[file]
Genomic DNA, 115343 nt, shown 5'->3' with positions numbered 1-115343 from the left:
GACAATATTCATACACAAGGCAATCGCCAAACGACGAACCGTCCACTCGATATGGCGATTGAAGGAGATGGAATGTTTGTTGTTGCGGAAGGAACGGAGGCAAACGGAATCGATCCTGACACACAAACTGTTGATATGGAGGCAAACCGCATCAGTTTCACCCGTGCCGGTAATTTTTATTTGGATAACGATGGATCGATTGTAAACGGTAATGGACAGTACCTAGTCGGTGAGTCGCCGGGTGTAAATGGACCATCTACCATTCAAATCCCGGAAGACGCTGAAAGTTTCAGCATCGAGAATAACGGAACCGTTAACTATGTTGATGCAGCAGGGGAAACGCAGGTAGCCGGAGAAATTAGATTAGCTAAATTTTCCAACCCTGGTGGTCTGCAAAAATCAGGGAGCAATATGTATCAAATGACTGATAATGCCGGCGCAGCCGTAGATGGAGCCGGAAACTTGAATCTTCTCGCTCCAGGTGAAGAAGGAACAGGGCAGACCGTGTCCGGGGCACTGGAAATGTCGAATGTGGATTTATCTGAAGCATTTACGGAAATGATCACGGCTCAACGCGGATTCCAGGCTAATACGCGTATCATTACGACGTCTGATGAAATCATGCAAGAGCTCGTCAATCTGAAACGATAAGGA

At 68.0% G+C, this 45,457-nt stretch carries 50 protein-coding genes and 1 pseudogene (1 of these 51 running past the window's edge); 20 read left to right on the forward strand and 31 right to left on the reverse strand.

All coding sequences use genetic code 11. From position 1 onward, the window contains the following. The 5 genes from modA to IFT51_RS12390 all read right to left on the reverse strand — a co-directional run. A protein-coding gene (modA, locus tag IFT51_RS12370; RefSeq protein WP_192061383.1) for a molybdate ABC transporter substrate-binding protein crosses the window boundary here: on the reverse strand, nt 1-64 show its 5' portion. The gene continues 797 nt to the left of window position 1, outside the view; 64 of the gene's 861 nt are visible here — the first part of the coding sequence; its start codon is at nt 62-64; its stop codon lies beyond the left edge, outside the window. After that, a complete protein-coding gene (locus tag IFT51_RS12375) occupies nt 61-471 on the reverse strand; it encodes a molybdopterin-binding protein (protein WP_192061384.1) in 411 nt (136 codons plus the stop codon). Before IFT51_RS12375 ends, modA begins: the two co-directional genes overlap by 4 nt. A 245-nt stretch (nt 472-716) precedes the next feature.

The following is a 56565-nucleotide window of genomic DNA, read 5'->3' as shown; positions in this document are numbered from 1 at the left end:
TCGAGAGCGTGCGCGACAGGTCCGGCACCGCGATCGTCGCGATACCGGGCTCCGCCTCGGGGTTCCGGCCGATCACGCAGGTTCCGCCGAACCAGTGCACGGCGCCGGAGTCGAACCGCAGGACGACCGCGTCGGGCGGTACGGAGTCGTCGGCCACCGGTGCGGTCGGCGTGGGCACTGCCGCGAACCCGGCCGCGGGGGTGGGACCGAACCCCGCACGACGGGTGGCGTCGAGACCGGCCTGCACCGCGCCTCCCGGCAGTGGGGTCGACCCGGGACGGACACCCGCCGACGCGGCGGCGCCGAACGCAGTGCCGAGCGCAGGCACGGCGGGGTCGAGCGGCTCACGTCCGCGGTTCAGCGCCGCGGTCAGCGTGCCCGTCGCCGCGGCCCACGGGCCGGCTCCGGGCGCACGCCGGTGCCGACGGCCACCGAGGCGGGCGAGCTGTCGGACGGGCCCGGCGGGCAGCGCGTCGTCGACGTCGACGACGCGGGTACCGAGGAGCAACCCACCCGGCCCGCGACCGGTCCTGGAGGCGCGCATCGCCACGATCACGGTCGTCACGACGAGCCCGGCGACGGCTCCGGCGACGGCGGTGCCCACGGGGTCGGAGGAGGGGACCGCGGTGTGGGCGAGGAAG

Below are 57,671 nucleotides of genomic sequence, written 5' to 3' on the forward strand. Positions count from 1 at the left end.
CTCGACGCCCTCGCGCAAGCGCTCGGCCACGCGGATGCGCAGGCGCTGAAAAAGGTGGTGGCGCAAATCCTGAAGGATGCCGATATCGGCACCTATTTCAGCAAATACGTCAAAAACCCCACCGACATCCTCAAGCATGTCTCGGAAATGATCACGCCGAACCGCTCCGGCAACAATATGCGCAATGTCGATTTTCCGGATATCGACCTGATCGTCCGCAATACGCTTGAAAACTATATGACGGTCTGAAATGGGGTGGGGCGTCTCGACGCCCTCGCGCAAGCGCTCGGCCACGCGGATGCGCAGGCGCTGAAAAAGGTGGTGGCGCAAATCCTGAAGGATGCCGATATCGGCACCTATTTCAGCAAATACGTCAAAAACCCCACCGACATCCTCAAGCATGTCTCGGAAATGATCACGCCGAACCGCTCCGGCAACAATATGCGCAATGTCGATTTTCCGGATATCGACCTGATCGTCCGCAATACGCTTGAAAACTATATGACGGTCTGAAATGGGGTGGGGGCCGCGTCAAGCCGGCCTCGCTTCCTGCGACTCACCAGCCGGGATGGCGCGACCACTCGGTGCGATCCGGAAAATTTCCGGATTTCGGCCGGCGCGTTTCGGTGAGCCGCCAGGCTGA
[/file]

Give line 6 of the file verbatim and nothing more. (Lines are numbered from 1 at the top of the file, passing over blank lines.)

TCGAGAGCGTGCGCGACAGGTCCGGCACCGCGATCGTCGCGATACCGGGCTCCGCCTCGGGGTTCCGGCCGATCACGCAGGTTCCGCCGAACCAGTGCACGGCGCCGGAGTCGAACCGCAGGACGACCGCGTCGGGCGGTACGGAGTCGTCGGCCACCGGTGCGGTCGGCGTGGGCACTGCCGCGAACCCGGCCGCGGGGGTGGGACCGAACCCCGCACGACGGGTGGCGTCGAGACCGGCCTGCACCGCGCCTCCCGGCAGTGGGGTCGACCCGGGACGGACACCCGCCGACGCGGCGGCGCCGAACGCAGTGCCGAGCGCAGGCACGGCGGGGTCGAGCGGCTCACGTCCGCGGTTCAGCGCCGCGGTCAGCGTGCCCGTCGCCGCGGCCCACGGGCCGGCTCCGGGCGCACGCCGGTGCCGACGGCCACCGAGGCGGGCGAGCTGTCGGACGGGCCCGGCGGGCAGCGCGTCGTCGACGTCGACGACGCGGGTACCGAGGAGCAACCCACCCGGCCCGCGACCGGTCCTGGAGGCGCGCATCGCCACGATCACGGTCGTCACGACGAGCCCGGCGACGGCTCCGGCGACGGCGGTGCCCACGGGGTCGGAGGAGGGGACCGCGGTGTGGGCGAGGAAG